Bill Callahan, in his initial comments Monday as Washington Redskins interim coach, said rookie quarterback Dwayne Haskins “will be in the lineup at some point in time, whether it’s this year or next year.”
The same day, on ESPN’s “Get Up,” reporter Dianna Russini said sources say Haskins struggles to call plays and identify defenses. “One coach said to me, ‘Not only is he not ready right now,’” she said, “‘but it could be a year, maybe even two more years before he can actually be a starter.’”
The Jay Gruden era has come and gone, but this truth remains: If Haskins doesn’t play this season, let alone in 2020, something is terribly wrong with him, his coaches, or both.
I know Haskins started only 14 games in his college career. I know Ohio State’s system was like counting to 10, whereas the NFL is akin to calculus. I know he’s essentially two seasons removed from prep football at Bullis School.
But, still, it’s hard to believe Haskins is so far behind the curve that Callahan can’t possibly put him on the field. Even Nathan Peterman, awful as he was with the Buffalo Bills, appeared in eight games and made four starts. And despite throwing three touchdowns against 12 interceptions, he showed enough to somehow join the Oakland Raiders.
Haskins‘ career got off to a Petermanian start (no touchdowns, three interceptions and two sacks) when he debuted against the New York Giants in a Week 4 relief appearance. The outing confirmed Gruden’s contention that Haskins wasn’t ready. It was plain for everyone to see.
However, with Washington 0-5 and going nowhere except the top of the 2020 draft, the organization needs to reconsider its definition of “ready” regarding Haskins. Specifically, what exactly isn’t he ready for?
He’s not ready to offer Washington its best chance of winning any given game. He’s not ready to display expertise in dissecting opposing defenses. He’s not ready to play at a level that consistently lifts his teammates’ performances.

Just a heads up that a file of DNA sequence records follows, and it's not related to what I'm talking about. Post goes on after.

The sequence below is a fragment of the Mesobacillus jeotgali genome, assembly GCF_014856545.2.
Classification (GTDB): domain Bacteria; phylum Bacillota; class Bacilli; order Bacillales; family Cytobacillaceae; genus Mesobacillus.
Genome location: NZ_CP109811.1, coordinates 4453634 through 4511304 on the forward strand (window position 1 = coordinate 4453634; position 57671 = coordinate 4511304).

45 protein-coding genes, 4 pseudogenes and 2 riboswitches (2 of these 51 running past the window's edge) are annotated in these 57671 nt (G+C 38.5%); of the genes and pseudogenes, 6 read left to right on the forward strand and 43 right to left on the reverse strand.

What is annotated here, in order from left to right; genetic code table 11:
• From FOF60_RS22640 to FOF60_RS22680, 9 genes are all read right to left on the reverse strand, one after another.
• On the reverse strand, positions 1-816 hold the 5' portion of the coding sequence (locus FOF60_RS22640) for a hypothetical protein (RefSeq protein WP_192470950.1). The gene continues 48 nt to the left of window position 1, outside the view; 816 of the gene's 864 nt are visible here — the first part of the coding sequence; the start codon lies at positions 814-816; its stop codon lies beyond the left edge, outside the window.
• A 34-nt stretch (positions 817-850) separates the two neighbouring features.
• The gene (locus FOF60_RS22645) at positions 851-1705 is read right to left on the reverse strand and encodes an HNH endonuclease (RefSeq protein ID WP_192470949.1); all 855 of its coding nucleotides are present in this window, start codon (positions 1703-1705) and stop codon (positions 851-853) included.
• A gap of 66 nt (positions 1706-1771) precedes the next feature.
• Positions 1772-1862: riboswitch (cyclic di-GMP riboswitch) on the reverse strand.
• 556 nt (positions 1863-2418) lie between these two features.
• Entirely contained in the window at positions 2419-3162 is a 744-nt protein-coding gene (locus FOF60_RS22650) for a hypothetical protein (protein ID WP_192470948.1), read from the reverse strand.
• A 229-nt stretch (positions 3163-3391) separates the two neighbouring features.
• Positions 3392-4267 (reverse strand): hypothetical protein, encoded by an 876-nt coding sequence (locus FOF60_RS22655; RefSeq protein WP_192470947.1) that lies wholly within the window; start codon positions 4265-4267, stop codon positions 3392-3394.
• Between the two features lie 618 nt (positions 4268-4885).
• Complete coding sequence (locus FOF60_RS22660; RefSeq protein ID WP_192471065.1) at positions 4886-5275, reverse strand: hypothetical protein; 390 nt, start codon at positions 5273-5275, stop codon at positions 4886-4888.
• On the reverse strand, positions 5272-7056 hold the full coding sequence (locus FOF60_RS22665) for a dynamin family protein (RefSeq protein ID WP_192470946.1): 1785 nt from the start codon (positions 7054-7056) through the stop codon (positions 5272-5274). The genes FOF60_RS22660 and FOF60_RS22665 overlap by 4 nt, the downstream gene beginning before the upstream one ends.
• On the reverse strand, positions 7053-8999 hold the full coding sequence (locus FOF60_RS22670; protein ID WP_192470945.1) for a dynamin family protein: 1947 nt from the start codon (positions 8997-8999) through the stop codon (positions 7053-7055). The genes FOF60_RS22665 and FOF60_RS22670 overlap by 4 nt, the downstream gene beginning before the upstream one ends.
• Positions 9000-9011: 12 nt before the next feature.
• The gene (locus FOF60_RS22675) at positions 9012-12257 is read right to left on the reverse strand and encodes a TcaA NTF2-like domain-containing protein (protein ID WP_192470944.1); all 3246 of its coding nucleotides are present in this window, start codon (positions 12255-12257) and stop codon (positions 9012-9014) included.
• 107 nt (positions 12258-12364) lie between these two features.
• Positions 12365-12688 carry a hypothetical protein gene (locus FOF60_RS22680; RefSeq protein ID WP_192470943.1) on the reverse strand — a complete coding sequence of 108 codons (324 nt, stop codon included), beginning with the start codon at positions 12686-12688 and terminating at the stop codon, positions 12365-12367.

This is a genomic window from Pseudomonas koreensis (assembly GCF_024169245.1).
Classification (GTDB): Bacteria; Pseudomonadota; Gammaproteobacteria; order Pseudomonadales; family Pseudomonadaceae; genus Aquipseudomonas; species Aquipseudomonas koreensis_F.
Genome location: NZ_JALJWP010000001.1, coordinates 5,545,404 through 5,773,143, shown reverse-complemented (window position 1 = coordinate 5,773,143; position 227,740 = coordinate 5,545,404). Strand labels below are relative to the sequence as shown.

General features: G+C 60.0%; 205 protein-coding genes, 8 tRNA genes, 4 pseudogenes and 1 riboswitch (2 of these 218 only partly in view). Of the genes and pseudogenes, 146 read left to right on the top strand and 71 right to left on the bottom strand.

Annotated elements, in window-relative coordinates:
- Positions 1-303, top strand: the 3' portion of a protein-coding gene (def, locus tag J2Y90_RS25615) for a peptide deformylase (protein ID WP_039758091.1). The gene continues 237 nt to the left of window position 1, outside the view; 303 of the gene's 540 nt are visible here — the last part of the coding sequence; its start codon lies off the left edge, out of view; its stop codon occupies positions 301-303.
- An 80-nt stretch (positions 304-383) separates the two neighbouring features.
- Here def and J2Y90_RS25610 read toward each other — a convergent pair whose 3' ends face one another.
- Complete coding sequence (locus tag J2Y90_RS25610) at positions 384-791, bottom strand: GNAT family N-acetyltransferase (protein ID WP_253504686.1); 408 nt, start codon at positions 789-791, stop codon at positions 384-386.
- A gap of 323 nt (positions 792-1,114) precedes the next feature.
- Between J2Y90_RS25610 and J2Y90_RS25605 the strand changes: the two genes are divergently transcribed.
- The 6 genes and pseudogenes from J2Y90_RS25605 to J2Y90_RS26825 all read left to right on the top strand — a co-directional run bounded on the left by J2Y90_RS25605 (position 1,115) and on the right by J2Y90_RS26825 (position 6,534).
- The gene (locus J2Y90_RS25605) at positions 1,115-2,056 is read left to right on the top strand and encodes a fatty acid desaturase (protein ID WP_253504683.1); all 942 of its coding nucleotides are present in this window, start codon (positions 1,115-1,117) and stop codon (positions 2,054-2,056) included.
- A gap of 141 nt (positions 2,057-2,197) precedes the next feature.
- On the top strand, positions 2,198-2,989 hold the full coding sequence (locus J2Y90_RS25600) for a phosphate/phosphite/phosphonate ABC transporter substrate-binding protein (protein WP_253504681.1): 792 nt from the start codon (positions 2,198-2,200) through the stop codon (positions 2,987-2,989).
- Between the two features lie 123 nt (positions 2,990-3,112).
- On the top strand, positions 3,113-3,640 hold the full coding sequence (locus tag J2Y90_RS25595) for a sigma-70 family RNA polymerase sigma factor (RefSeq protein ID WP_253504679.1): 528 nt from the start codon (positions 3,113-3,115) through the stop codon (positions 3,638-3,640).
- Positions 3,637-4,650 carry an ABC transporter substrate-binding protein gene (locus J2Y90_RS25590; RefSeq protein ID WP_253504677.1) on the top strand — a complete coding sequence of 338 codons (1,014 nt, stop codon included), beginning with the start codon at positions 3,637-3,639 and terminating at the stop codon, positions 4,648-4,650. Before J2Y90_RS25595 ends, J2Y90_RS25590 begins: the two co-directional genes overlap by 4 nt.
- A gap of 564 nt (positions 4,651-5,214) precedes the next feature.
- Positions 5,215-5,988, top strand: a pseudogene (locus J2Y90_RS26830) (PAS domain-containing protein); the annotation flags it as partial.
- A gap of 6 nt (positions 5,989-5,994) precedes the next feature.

Let’s say there’s unanimous agreement on those standards. Great. That’s still not reason enough to keep him on the bench until next year or (perish the thought) 2021.
The only cause worthy of consideration is his ability to avoid being pulverized on every other dropback.
Quarterbacks who hold the ball too long and routinely look in the wrong direction are hazardous to their health. Rusty veteran Colt McCoy took six sacks on 27 attempts last week, primarily working the quick, short passing game. Against a newbie like Haskins, New England might’ve threatened the NFL record for sacks (12).
But that’s where coaching comes in assuming it’s any good and the prospect has any talent.
Babies shouldn’t start out eating steak and rookie QBs shouldn’t start out digesting voluminous playbooks. Infants needn’t begin by speaking whole sentences; new QBs needn’t begin by uttering calls like “zebra trojan, far west right slot, X-short, 200 jet smoke, X-choice.”
Yes, that’s an actual call from another notoriously verbose Gruden, Raiders coach/Jay’s older brother Jon.
Here’s what Haskins SHOULD be ready for, and what Callahan and offensive coordinator Kevin O’Connell should supply: an offense tailored to highlight Haskins‘ strengths and mask his weaknesses; a package of plays that he can perfect in practice and execute with confidence in games; streamlined verbiage to help him in the huddle and simple cues to help him at the line.
(That being said, observers who criticized Gruden for playing Haskins against the Giants are ridiculous. Haskins was the backup, and backups are always a snap away from entering the game. He’s either ready to be No. 2 or he’s listed as inactive. Being active and not ready makes no sense.)
Thankfully, Callahan intends to provide Haskins with the practice repetitions that Gruden didn’t offer. While the interim coach is at it, he should make the aforementioned tweaks, too. When his attempts to be more ground-oriented fail — or when Washington falls desperately behind and has to abandon the run — whoever’s under center will need to air it out.
Starting Haskins this week against Miami seemingly would’ve been a good launch point, but, OK, let’s give the new regime a little time to work with the change in philosophy. Let’s say Haskins doesn’t start in Week 7 against San Francisco, or the next two weeks, either, against Minnesota and Buffalo. Fine.
Washington’s bye comes in Week 10. It’s followed by a home game against the New York Jets on Nov. 17. The team easily could be 0-9 or 1-8 by that point.
If Haskins isn’t inserted into the starting lineup — for good — by Week 11, Washington might as well draft another first-round QB next year.
• Deron Snyder writes his award-winning column for The Washington Times on Tuesdays and Thursdays. Follow him on Twitter @DeronSnyder.
Copyright © 2020 The Washington Times, LLC.